June 11, 2010 / 5:27 AM / 9 years ago

RPT-US-born "Barbie" drug lord takes on Mexican army

* Edgar "La Barbie" Valdez emerges as violent drug lord

* Valdez fighting for smuggling routes from Pacific to U.S

* Bloodshed rife after troops kill Beltran Leyva kingpin

By Anahi Rama

MEXICO CITY, June 11 (Reuters) - A U.S.-born drug lord nicknamed "La Barbie" for his blond hair and blue eyes is battling for control of a major Mexican drug cartel, driving fresh bloodshed in Mexico’s brutal war on traffickers.

Edgar Valdez, a Mexican-American born in Laredo, Texas, is a powerful contender to lead the Beltran Leyva cartel since soldiers killed former boss Arturo Beltran Leyva in December, triggering a power struggle within his organization.

The cartel is now divided between an armed wing united under Valdez and Beltran Leyva family loyalists grouped under Arturo’s brother Hector, security experts say.

Unlike most traffickers, who are born into poverty, Valdez hails from a middle-class family on the Texan border. He played American football at school, became bilingual and developed a taste for luxury cars, nightclubs and Versace clothes.

After years selling marijuana in the United States Valdez, 37, grew close to Mexico’s most-wanted drug lord fugitive Joaquin "Shorty" Guzman but later split with him to join the Beltran Leyva brothers, who also fell out with Guzman.

Passing himself off as a U.S. businessman, Valdez worked as a lieutenant for the Beltran Leyvas, moving from northern Mexico to the southern beach resort Acapulco, where the gang brings in Colombian cocaine to smuggle up to the U.S. border.

He won respect from fellow traffickers by taking on the brutal "Zetas" gang from northeastern Mexico who also want control of routes up from the Pacific and appeared in a 2005 video on the You Tube website interrogating four Zeta hitmen.

Indicted in Texas and Louisiana and with a $2 million bounty on his head in the United States, Valdez once tried to justify his killings of Zetas in a letter to a Mexican newspaper. "I don’t pretend to be as pure as a dove, nor clean up my image, but I am sure of what I have done," Valdez wrote.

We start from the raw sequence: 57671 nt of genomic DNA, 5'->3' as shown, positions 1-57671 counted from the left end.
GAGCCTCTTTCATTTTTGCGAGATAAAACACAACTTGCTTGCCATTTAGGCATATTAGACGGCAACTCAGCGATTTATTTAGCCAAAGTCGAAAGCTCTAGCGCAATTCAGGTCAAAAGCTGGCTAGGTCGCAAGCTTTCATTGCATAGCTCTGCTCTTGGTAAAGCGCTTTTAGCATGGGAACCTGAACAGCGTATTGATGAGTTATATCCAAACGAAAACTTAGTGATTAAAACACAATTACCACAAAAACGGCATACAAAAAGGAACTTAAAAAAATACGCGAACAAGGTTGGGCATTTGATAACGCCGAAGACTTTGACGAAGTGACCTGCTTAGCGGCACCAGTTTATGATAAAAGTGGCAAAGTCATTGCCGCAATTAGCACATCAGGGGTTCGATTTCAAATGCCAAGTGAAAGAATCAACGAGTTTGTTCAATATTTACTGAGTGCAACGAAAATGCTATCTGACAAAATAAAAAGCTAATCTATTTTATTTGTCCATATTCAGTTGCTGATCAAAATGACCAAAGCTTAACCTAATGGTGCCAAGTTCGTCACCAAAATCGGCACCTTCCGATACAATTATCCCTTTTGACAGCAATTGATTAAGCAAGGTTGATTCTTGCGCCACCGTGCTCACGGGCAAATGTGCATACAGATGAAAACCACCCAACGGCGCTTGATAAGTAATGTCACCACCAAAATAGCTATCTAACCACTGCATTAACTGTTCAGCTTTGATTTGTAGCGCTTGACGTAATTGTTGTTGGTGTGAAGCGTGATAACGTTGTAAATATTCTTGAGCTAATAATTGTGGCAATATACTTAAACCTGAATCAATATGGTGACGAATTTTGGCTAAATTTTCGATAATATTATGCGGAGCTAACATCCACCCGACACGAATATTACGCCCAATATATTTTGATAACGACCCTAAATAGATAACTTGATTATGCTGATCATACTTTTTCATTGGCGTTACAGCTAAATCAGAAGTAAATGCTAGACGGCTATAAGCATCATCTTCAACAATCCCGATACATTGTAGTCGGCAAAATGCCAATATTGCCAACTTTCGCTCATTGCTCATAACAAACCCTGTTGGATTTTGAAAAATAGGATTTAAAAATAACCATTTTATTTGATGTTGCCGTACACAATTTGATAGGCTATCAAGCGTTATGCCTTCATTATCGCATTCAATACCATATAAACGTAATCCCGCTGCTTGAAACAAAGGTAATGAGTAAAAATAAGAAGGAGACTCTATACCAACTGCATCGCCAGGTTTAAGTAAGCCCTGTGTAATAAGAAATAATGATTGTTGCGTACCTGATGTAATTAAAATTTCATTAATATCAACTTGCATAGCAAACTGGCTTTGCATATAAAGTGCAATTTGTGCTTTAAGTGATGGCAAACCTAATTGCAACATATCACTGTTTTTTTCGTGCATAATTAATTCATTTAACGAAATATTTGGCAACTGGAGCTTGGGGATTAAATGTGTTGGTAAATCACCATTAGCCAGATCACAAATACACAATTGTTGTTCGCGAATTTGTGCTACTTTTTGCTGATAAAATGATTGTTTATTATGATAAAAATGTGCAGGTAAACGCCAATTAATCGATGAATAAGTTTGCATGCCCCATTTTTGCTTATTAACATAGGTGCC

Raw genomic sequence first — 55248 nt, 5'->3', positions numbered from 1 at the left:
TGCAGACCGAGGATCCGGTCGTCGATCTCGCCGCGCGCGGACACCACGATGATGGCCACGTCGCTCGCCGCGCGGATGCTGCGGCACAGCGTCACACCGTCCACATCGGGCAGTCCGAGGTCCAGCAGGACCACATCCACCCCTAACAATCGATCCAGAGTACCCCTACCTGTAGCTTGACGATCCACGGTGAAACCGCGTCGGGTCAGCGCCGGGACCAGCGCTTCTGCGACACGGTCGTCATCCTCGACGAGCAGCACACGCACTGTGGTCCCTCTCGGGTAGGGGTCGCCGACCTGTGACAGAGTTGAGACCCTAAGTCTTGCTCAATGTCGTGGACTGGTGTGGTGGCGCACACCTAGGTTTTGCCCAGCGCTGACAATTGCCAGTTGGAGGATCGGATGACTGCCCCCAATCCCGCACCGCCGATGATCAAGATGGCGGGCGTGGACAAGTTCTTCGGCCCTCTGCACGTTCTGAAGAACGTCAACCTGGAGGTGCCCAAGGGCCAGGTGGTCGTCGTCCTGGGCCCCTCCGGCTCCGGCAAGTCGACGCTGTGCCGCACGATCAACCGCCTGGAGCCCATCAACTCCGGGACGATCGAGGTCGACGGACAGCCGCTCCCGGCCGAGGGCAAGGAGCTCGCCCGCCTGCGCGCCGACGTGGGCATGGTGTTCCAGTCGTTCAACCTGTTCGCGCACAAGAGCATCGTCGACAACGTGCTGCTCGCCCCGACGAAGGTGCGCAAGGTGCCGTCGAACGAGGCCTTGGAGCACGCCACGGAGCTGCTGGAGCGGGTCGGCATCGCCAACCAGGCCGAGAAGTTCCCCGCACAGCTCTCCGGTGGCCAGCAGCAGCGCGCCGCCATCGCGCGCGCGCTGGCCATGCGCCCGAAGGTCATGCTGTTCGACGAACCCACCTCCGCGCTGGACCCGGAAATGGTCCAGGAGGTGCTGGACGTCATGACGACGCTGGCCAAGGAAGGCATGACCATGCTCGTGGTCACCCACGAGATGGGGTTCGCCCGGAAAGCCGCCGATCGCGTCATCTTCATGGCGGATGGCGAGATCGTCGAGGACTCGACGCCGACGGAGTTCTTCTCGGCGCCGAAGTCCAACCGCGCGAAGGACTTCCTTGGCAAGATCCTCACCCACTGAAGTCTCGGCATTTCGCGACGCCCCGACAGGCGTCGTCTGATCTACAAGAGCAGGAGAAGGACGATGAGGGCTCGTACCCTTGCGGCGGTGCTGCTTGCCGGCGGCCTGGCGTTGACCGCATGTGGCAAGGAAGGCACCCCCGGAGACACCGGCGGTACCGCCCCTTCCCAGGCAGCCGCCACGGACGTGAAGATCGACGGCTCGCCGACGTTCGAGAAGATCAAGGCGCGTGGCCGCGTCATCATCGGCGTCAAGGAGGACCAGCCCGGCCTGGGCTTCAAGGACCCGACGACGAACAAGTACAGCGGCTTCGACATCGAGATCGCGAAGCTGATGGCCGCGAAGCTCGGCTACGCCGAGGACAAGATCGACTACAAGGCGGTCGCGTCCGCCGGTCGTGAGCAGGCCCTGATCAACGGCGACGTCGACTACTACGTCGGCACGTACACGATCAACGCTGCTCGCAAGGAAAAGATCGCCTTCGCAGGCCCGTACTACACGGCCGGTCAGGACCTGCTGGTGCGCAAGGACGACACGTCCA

When elite troops sprayed bullets into Arturo Beltran Leyva in a luxury apartment in a colonial city near Mexico City, President Felipe Calderon’s biggest drug war strike yet, Valdez saw his chance to massively increase his power.

Calderon has made weakening drug cartels his top priority, rolling out tens of thousands of troops to flashpoints across Mexico with U.S. support. But escalating violence is putting some tourists off visiting Mexico, prompting some businesses to freeze factory investment and alarming the United States.

Despite being described by the U.S. Department of State of having been Arturo Beltran Leyva’s "most trusted lieutenant and hitman," Valdez has so far been unable to take over leadership of the Beltran Leyva cartel, sparking a bitter war.

"Though Valdez was Arturo’s closest confidant and the top cartel enforcer, it was decided to keep the top spot within the family," U.S. security consultant Stratfor said in a report.

"Power was handed over to Hector, the last remaining living, non-incarcerated Beltran Leyva brother," it said.

The rift has muddied the success of Calderon’s strike on the cartel as the violence between the rival factions spills over into Acapulco. Hitmen now shoot at rivals on the hotel strip in a battle for control of the port city, once a luxury getaway for Hollywood film stars and still a popular resort.

Cuernavaca, a leafy weekend retreat for Mexico City residents and part of the Beltran Leyvas’ extensive turf, has also seen a surge in killings. Hitmen have strung bodies from road bridges or dumped them by the highway from the capital.

Mexican media has speculated that Valdez has rekindled old ties with Guzman and his Sinaloa cartel on the Pacific to take on Hector Beltran Leyva to finally win control of the cartel.

But continued shootouts, including one in broad daylight on Acapulco’s main strip in April that killed six people, suggest his war is still not yet won. (Writing by Robin Emmott; Editing by Catherine Bremer and Cynthia Osterman)

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